Skip to content



While I agree with most of the contents of the resources I suggest, I don't necessarily agree with everything in them.



Many of my patients are baffled about all the different kinds of psychotherapy which are available, and which kind might be most helpful for them.

This is a complex question, and cannot be answered with some knowledge of your diagnosis and your personal situation.

Basically, I believe some patients benefit from medications, some from psychotherapy, and some from both forms of treatment.

Psychotherapy is a subject with a rich history and many therapists have thought deeply about how to help people, so trying to summarize anything about it on one page is bound be superficial. However, I have listed two sources below which are representative of the way that I understand the theory behind psychotherapy.

The first book is a classic, written by one of my teachers and clinical supervisors. Although the research described in the book is now dated, I think that the primary claims that Dr. Frank made are still correct and relevant:

  • Most of the effectiveness of different forms of psychotherapy are due to features that they all have in common rather than to those that distinguish them from one another.
  • A major source of the distress and disability of persons who seek psychotherapeutic help is demoralization, a sense of failure or powerlessness to affect oneself and one's environment.
  • Common to all types of psychotherapy are features that combat demoralization by alleviating specific symptoms of distress and disordered behavior, and more importantly, restoring self-confidence and promoting a sense of mastery through successful experiences.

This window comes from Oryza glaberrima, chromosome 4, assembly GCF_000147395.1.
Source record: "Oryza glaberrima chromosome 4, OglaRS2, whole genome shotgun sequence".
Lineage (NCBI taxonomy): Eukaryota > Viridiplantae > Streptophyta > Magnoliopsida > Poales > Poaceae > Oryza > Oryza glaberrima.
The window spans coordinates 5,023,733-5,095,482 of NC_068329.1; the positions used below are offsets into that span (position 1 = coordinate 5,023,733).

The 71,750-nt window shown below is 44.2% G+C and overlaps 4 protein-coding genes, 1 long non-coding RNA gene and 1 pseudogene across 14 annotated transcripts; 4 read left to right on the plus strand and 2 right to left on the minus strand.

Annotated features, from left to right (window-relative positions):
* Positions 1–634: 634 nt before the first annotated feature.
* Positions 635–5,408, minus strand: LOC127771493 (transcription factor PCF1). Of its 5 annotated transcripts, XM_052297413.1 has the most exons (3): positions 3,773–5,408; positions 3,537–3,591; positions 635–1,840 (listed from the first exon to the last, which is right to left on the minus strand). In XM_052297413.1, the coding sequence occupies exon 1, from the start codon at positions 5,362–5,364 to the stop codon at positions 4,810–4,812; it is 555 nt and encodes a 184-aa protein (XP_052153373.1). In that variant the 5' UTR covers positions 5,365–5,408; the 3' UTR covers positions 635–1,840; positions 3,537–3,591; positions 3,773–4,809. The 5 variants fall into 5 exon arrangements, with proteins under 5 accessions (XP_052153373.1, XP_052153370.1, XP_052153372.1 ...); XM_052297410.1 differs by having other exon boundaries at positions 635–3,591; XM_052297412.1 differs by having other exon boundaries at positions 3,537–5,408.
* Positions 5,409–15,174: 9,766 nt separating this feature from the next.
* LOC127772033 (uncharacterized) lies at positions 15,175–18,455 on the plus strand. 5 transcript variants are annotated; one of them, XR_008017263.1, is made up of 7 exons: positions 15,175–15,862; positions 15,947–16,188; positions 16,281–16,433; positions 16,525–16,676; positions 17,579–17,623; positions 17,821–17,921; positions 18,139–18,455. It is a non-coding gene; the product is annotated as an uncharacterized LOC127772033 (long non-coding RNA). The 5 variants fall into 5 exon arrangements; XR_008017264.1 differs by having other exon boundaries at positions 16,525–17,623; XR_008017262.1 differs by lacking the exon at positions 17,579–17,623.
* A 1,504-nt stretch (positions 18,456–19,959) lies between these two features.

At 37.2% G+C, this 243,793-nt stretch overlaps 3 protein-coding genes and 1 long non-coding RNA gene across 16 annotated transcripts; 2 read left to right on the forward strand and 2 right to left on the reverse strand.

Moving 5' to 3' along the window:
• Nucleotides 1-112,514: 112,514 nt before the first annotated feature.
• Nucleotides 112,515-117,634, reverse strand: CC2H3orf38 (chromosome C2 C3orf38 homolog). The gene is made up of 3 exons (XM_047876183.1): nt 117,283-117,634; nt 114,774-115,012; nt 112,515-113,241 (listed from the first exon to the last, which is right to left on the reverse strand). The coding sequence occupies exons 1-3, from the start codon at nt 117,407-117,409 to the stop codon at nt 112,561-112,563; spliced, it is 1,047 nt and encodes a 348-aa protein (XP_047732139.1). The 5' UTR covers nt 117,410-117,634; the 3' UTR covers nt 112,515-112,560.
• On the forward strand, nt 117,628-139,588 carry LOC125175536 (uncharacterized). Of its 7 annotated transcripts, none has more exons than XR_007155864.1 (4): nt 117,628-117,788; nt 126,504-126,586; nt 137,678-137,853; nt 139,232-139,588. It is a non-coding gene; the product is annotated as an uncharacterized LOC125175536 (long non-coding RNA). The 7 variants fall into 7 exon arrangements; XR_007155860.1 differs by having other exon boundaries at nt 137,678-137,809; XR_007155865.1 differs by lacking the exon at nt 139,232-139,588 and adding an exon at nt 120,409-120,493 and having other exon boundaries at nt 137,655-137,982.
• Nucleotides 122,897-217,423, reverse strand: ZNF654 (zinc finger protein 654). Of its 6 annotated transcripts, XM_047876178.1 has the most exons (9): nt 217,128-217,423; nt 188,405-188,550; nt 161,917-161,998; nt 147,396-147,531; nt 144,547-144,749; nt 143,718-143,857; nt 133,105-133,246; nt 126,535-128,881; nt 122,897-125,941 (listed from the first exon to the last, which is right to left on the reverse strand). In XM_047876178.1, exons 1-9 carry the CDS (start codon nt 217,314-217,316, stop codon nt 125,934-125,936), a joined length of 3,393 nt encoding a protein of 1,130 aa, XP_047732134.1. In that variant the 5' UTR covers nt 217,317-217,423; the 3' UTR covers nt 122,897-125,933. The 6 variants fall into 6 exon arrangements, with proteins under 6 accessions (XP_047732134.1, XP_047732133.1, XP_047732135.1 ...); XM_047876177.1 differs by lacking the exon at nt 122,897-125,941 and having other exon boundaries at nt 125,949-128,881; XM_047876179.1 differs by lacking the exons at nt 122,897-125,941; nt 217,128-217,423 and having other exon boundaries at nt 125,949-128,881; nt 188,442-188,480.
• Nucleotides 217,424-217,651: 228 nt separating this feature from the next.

• All psychotherapies involve a particular setting and a conceptual framework that specifies a relationship between healer and patient.
  • Psychotherapy is more akin to rhetoric than applied behavioral science, a position fraught with implications for how the subjects should be practiced, studied and taught.

In the second book, there is an essay by another teacher of mine, Dr. Paul McHugh, entitled 'The "conflict" and the "deficit" psychotherapies." In this essay,Dr. McHugh divides psychotherapies into two types. In the "conflict" psychotherapies, exemplified by therapies such psychoanalysis or "dynamic" psychotherapies, the mental model used by the therapist in guiding psychotherapy involves the concept of conflict between conscious and unconscious factors within the patient as being the cause of painful symptoms. "Conflict" oriented psychotherapists often try to help people get better by trying to understand how past events may be influencing them now. In the "deficit" psychotherapies, exemplified by therapies such as cognitive behavioral therapy, the mental model used by the therapist in guiding psychotherapy involves the concept of cognitive distortions. "Deficit" oriented psychotherapists usually try to help people get better by helping people change these cognitive distortions.

I have had some training in both types of psychotherapy and combine features from both, but my primary focus tends to be oriented towards correcting cognitive distortions.

Stress management

Time management

  • Getting Things Done: The Art of Stress-Free Productivity
    My favorite book on time management, the one I use myself. David Allen's got a much better method for keeping track of things than any other books I've read. I certainly don't do everything he says, but I do go back and re-read the book every year or so. This book has reached near-cult status among some engineers.
  • Living the 80/20 Way: Work Less, Worry Less, Succeed More, Enjoy More
    Not really about time management, but about how to prioritize everything in your life. Have too much to do? Learn to separate the vital few from the trivial many. The idea is simple, but I've been told that understanding the 80/20 principle is one of the most important keys to management consulting. I try to apply these principles in my practice.